Region Racers at the Indianapolis 500 — “Jigger” Sirois and the Run for the 1969 Indianapolis 500 Pole …

Posted: May 23, 2014 in Uncategorized

By: Wm. LaDow

The Post-Tribune – Chicago Sun-Times News Group
Originally Published — May 2007


May 27th, 2007 marked the 91st Running of the Indianapolis 500, the Greatest Spectacle in Racing. But more than a “Racing Spectacle” it is a time-honored tradition and on a more personal note, a Hoosier tradition. Since 1911, the finest racecar drivers, mechanics, and engineers have come to Indianapolis to participate in the most important auto race on the planet. There has been one unique aspect that has made the Indianapolis 500 the largest single-day sporting event in the world. That aspect is that this race from its very first running has been one open to all comers. To race at Indianapolis all you have to do raise the money, buy the equipment, and pass the Rookie Orientation Program. Your reward? Simple. Win the race and you became a racing immortal. The purse of almost 2 million dollars notwithstanding.

Since the early days, young racers have fought their way to the Brickyard. The stories of these Indy racers and the hardships they endured along the way and finally the accolades that they won are truly inspiring.

Over the course of the next few weeks, leading up to the 2007 Indianapolis 500, we are going to focus on some of those unique men, especially those who came from our own “Calumet Region.” The men we will tell you about led mostly quiet, reserved, hard-working lives here in the Region. But in American racing circles, they were highly respected competitors, who in many cases were honored across the nation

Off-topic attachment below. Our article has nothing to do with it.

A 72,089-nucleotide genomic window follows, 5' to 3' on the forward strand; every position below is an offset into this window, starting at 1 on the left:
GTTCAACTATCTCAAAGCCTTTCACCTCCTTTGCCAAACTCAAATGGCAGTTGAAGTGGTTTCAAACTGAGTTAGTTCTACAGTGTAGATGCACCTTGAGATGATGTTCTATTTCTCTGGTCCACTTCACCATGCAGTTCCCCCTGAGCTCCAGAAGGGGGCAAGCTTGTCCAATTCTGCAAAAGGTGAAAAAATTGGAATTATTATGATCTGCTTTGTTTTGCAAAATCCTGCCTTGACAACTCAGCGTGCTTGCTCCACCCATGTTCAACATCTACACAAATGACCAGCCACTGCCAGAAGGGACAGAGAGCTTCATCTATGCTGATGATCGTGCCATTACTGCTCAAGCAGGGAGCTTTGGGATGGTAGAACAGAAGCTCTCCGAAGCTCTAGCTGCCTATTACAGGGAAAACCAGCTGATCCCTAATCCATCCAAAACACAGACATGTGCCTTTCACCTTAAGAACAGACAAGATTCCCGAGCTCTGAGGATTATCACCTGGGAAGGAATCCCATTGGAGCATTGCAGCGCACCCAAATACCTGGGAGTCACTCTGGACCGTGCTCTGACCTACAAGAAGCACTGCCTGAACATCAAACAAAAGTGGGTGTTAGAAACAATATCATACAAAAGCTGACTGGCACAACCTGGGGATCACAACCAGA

Earl Frenchy Sirois

Earl Frenchy Sirois

Earl Sirois was known mostly around his community of Shelby, Indiana as the proprietor of a Farmall Tractor and Implement business and later as the owner of a hardware store, both businesses in which he had partnered with his father, Samuel. Earl or “Frenchy” as he was later known, was born and raised in Shelby, along with his brothers, Samuel, Jr., and Ernest

What most people didn’t know when they happened into Sirois’ businesses for equipment, parts repair or general hardware items was that they were talking to a man who had won the Indianapolis 500, not once, but three times.

A respected businessman, “Frenchy” was also known as an excellent mechanic, almost methodical in his approach to working on engines. Though active as a racing mechanic for many years, his most prolific period for racing success began quietly in the mid-1930s when he joined forces with Murrell Belanger, the owner of an automobile and implement businesses in Crown Point and Lowell. Belanger had first ventured to Indianapolis to participate in the 24th running of the Indianapolis 500 in May of 1936. Sirois and Belanger quietly toiled in speedway racing circles for the next 15 years before their race team started to draw attention. Over the years, they spent many days during the month of May, trying to qualify for the 500, sometimes successful, many times not. Legendary drivers such as Duke Nalon and Jimmy Snyder drove for them, but never to the winner’s circle. After World War II, American auto racing began to grow by leaps and bounds, with Belanger and his top associate Sirois perfectly positioned for the opportunity. They then added the very driver they needed to ratchet up their performance, Tony Bettenhausen from neighboring Tinley Park, Illinois. Bettenhausen had been running the midget racing circuit for Rudy and Ray Nichels in Highland and had been searching for a “Speedway” ride for some time.